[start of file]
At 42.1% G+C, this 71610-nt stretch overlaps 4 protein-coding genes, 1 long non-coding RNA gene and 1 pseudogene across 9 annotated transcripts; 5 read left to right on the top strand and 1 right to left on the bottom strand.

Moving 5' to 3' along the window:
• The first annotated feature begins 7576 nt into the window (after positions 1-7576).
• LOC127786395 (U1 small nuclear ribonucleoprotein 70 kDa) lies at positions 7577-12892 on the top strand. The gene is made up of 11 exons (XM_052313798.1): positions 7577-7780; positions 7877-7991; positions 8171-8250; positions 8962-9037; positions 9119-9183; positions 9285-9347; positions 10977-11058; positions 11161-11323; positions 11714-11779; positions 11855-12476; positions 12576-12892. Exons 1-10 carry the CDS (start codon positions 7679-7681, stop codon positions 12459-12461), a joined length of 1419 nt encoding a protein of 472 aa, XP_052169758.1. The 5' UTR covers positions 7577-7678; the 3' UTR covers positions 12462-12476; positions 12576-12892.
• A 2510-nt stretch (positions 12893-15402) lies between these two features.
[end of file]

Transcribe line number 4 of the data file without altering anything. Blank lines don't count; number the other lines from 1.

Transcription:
• LOC127786395 (U1 small nuclear ribonucleoprotein 70 kDa) lies at positions 7577-12892 on the top strand. The gene is made up of 11 exons (XM_052313798.1): positions 7577-7780; positions 7877-7991; positions 8171-8250; positions 8962-9037; positions 9119-9183; positions 9285-9347; positions 10977-11058; positions 11161-11323; positions 11714-11779; positions 11855-12476; positions 12576-12892. Exons 1-10 carry the CDS (start codon positions 7679-7681, stop codon positions 12459-12461), a joined length of 1419 nt encoding a protein of 472 aa, XP_052169758.1. The 5' UTR covers positions 7577-7678; the 3' UTR covers positions 12462-12476; positions 12576-12892.